Category Archives: Energy

Two female scientists making a "material" difference in clean energy

WIPThis is the second in a series of posts about leading women in the power, environmental science, advocacy, policy, and business sectors. Each entry stands on its own, and you can view the first post here.

Today, women earn roughly half of the bachelor’s degrees in the earth and biological sciences, but only about 20 percent of the degrees in physics and engineering. And as women’s careers continue to develop—through higher degrees and into professional positions—these numbers start small and only get smaller. Despite the tremendous educational and professional gains women have made in the past 50 years, progress has been uneven, and many scientific and engineering fields remain overwhelmingly male-dominated. The so-called “leaky pipeline” is a real issue. However, highly accomplished women in science and engineering do exist, and they are making huge differences in the way we make and manage clean energy.

I had the opportunity to sit down with two awe-inspiring female scientists who truly define “cutting edge” when it comes to the critical technologies we need to transition away from dirty fossil fuels. Dr. Stacey Bent, Professor of Engineering at Stanford University, and Dr. Angela Belcher, Professor of Biological Engineering at MIT, are both exploring the frontier of materials science, a critical area of study leading to advancements in renewable energy and energy storage.

Dr. Stacey Bent’s work has focused on the fundamental understanding of how different materials behave, or more specifically, how molecules react with certain surfaces.  As Dr. Bent noted, “this is essential to making semiconductor devices used in computer chips and solar panels for example.” And with her understanding of surface science and materials chemistry, she is pushing innovation forward and making these technologies more efficient at the same time.

Dr. Belcher's image credit: MIT

Dr. Angela Belcher, named TIME magazine’s Climate Change Hero in 2007, has pioneered a biomimicry technique which allows her to use the precision of nature as a blueprint for engineering inorganic materials. Lucky for the cleantech world, with this technique Dr. Belcher is creating an entirely new kind of battery, not by building it, but by growing it.

Both women were fueled at a young age by a passion for basic science- how molecules behave, the origins of life, basic chemistry and biology- and both attribute their movement into the clean energy world not just to their fundamental interest in applying science for the benefit of humanity, but in large part to their students. Dr. Belcher assured me that,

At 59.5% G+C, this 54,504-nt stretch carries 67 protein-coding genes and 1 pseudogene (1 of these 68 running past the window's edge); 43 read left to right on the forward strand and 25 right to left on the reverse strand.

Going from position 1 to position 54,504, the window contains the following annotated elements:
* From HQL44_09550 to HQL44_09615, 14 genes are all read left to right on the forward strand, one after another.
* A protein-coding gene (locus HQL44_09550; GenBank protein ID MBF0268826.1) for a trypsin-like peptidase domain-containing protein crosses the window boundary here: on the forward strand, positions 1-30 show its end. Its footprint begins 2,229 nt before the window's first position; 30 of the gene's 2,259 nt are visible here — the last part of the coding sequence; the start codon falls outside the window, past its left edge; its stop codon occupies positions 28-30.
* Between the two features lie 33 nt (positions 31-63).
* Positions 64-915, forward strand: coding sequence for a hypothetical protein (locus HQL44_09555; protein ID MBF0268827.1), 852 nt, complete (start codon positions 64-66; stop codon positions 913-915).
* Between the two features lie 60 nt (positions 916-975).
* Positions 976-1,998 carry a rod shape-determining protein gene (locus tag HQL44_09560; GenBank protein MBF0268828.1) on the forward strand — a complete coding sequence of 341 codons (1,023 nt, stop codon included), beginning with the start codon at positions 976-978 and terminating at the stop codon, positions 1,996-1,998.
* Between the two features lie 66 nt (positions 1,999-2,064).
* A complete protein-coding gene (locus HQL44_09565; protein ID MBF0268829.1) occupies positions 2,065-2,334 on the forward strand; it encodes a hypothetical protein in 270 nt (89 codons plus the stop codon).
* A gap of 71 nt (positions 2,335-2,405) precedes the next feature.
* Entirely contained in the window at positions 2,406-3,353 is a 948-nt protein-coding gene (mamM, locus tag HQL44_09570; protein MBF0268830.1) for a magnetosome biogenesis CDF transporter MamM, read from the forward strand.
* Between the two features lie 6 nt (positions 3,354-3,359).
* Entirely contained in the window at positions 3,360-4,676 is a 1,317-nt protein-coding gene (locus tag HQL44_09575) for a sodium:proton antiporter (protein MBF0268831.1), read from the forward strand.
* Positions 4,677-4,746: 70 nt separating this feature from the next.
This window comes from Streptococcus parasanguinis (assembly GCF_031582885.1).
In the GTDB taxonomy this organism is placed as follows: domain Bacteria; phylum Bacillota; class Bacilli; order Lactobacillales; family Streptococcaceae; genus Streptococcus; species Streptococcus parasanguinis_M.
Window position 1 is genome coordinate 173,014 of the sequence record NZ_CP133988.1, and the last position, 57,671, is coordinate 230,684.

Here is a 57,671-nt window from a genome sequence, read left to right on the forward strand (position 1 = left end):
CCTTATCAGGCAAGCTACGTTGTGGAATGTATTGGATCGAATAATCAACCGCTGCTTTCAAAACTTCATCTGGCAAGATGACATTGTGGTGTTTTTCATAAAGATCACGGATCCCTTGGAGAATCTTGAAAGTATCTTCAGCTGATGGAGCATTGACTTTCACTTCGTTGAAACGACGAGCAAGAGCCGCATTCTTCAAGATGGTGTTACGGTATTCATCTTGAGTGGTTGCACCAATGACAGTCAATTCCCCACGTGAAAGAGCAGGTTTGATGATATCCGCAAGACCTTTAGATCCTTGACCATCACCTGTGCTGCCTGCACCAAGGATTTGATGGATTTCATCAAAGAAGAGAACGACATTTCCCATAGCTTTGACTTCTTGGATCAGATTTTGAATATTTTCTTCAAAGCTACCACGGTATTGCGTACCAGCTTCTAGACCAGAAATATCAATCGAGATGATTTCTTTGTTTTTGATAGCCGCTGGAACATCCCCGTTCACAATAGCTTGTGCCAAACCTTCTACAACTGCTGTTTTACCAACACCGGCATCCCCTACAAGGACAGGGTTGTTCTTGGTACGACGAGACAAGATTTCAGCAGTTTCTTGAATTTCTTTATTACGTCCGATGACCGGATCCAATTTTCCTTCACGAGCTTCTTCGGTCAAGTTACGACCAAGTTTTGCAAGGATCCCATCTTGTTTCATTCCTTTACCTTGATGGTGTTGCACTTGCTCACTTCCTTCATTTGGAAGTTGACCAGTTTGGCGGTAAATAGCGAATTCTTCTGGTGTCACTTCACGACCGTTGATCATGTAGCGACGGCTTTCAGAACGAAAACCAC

You can’t get an MIT student to do things they don’t want to do, and my students come to my lab so passionate about energy and clean technology.

Dr. Bent similarly finds inspiration from the “phenomenal interest at the student level to have an impact” on climate change.

Yet, with all the enthusiasm around these fields, according to Dr. Bent, she realized only after she had completed her own college education that, “I never once had a female professor.” When not spending time with her children and developing new materials for renewable energy devices or next generation microelectronics, she says she’s thought a lot about the question of women in science and engineering.

There has been a progression, but it’s been really slow. The ratio of women to men, particularly in non-biological fields, seems to be creeping up very slowly, especially the higher you go.

Now, between her own research group and roles as Director of the TomKat Center for Sustainable Energy at Stanford University and Co-Director of a Department of Energy’s Energy Frontier Research Center, Dr. Bent says she takes her advising roles, whether formal or informal, very seriously. “Having good teachers is so key to a student’s trajectory,” and her motivation to solve problems is certainly contagious.

Dr. Belcher clearly agrees, and recalls that one of her proudest moments was the day two of her female graduate students showed her a petri dish with some spots in it. These were not just spots, she helpfully explained, but actually clones that contained a genetic sequence directly related to the output of a battery. This material could be engineered to optimize the performance of a battery, and by using biology to do so, they were also minimizing the energy intensity and toxicity of this process. Looking up at a picture on her office wall of those two grad students holding the battery, she recounted the story of watching President Obama give a speech on clean energy with their battery glowing in the background. “Second to when my boys were born, it was the best day of my life,” she explained.